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A milestone I wish I could sidestep

2 Feb

Today is not a day I wanted to see again. 2nd February 2011 and I heard those words for the first time “Strongly suspected lung cancer”. A precise yet misleading jumble of words only superceded in its devastation by the final field on a form flashed up on screen at the doctor’s surgery a week later:

<header> Prognosis=

<body copy> 6-12 months.

Of course there was to be nothing as munificent as a whole year.

And so the rollercoaster began. The concrete cancer diagnosis, the tests that confirmed its spread to the liver. The terrifying fits and subsequent brain scans that showed further metastisis. Radiotherapy. Chemotherapy.

And then 10 weeks later, the end.

So it’s a year to the day my sister rang to tell me the routine scan bore shadows.

And with those words I remember she took my voice.  Leaning against the glass of my patio doors for support, silent, the breath sucked right out of me. Curious physiology.

Powdering my nose & sticking two fingers up to feminism

19 Jan

I’m In the Powder Room today talking about the differences between girls and boys. I’m still a bit uncomfortable about using the word “piss” and wish I’d gone for “urinate”; I was obviously a little urinated off about clearing up the typical boy mess again that day.


2012: Why I don’t feel like celebrating.

31 Dec

Don’t much feel like welcoming in a New Year – 2012 – a year my mother never saw.

All change and every first is tinged with enormous sadness now. I turn around, bursting to share my news, to feel and share and experience together.

It’s just not the same.

But I WILL try and embrace that difference. There is going to be an awful lot of it this year.

Love to all for the year ahead.


The Lovely Bones: the film and me

21 Dec

image courtesy of

Christmas is rushing at me at a hundred miles an hour I hardly have time to breathe, let alone think. Except people keep reminding me of the significance. Telling me how sorry they are, how difficult it must be, how much I must miss her. Somewhere below the surface I sense the gaping hole, but I am being carried along by the momentum of childhood.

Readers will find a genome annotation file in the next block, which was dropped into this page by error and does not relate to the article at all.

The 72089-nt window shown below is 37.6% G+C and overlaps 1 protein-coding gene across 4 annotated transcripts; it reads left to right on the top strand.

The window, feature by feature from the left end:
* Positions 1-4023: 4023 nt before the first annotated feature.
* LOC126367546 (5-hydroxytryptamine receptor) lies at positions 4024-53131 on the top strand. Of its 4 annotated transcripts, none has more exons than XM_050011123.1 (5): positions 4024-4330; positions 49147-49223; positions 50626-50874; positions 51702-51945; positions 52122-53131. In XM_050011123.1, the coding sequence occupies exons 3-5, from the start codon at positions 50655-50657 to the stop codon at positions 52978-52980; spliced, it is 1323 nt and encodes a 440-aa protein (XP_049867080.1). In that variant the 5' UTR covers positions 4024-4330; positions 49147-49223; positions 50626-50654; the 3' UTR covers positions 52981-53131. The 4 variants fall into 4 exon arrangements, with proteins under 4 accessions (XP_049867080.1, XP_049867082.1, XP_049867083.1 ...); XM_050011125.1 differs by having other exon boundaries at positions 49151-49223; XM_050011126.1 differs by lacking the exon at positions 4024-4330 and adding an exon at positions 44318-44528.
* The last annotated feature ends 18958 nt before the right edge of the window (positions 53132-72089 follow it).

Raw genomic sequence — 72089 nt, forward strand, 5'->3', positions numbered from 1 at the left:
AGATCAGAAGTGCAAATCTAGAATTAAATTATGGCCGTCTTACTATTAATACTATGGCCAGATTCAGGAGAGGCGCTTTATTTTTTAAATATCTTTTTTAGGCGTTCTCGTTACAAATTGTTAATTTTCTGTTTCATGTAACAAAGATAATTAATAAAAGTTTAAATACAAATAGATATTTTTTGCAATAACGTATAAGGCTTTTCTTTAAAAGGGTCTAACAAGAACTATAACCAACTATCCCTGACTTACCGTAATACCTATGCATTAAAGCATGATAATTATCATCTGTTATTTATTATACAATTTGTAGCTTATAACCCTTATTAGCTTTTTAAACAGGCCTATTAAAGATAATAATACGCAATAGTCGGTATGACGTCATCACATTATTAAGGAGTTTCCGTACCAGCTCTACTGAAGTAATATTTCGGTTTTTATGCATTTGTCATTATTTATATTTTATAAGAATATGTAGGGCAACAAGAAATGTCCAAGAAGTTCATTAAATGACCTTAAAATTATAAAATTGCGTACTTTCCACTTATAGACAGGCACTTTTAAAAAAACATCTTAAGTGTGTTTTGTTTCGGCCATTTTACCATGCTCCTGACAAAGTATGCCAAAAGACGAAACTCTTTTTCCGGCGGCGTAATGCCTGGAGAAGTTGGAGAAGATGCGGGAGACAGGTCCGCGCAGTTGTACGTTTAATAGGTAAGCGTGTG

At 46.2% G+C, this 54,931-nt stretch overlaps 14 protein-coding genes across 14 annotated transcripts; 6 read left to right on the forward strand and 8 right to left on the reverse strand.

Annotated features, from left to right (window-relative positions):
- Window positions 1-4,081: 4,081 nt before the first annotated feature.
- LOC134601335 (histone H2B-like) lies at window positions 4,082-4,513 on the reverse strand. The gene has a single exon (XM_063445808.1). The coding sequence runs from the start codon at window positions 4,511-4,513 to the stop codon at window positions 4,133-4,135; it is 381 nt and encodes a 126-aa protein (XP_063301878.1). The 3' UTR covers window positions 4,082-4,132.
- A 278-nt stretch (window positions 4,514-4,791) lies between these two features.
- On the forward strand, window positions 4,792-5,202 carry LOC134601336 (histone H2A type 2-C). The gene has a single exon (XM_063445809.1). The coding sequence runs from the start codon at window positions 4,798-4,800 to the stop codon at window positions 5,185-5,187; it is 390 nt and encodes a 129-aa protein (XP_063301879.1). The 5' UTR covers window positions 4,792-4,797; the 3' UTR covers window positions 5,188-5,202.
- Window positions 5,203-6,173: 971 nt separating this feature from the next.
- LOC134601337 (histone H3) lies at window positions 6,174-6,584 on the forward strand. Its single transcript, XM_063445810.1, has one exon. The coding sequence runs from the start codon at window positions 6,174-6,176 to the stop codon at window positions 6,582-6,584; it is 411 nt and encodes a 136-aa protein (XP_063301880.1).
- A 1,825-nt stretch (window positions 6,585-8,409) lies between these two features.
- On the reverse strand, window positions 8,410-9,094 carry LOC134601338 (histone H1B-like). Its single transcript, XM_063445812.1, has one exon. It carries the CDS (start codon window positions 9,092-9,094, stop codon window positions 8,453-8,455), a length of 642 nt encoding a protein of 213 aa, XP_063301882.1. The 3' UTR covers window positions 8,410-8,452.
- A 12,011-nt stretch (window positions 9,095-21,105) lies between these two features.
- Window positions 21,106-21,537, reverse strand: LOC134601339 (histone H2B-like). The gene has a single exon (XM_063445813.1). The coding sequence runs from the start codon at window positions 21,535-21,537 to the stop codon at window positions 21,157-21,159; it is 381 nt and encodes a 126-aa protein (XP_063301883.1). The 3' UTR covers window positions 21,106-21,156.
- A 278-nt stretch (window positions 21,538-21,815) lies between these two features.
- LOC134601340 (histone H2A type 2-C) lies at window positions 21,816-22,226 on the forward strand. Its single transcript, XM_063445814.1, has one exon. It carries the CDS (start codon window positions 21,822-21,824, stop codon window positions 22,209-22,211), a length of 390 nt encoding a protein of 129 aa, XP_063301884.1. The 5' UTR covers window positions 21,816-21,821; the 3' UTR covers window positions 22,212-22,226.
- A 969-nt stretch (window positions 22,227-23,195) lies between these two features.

And thank God for that ceaseless wave of agitation that rolls up and down but is never one way for long.

I watched The Lovely Bones for the second time the other day and I can’t stop thinking about it. How dark and menacing the world can be, but how beautiful things can come out of that tragedy. New relationships can form, old ones strengthen, your focus crystallised on life’s brief flashes of wonderment.

You can’t keep looking backwards with regret and loss, you must look to the future and allow yourself to be swept along in the tide of life.

I’m not sure if that IS what the film was about, but it’s what I took from it. A sense of magic, mystery, hope sparking free amongst the ashes.

Yes Christmas will be difficult this year, I miss my mum every day with an aching that never dissipates and I am still incredulous as to how I got here and just how much I’ve lost.

But living in the here and now, treasuring the precious moments with my family and especially my beautiful boys – well, I have my own lovely bones right here.

Three children and too much information

14 Dec

As most of you will know I have 3 children. Well I have 2 children that I gave birth to, but a few years ago I acquired a third – a 92 yr old neighbour called Walter who has variously called me fat, told me I have bad breath and asked me whether I wanted his (dead) wife’s open pack of stockings.

Walter is a German ex prisoner-of-war who has no family or friends in this country, and who has, over the years, alienated the rest of our neighbourhood. Apparently they don’t take too kindly to being asked whether they are pregnant again or just fat, and are not buttered up by a half eaten packet of eclairs.

On the other hand, we’ve become really rather fond of Walter over the years; however, we definitely have a love/hate relationship. Having someone knock on the glass partition of your adjoining porch doors 7 times a day to get your attention would rattle even the world’s most patient person.  But we do try and do our best for him, which in reality is rather a lot. Doing his shopping, taking phone calls, arranging appointments, doing his weekly lottery, putting his socks on, taking his measurements for new underwear.  I’ve drawn the line at cleaning his house and washing his feet but not much else has really come between us.

A few weeks ago I walked in on him having a wee in the washing machine. Neither he nor I batted an eyelid. Apparently the past 5 years have foistered an intimacy and understanding that is not shattered by the sight of a 92 yr old penis.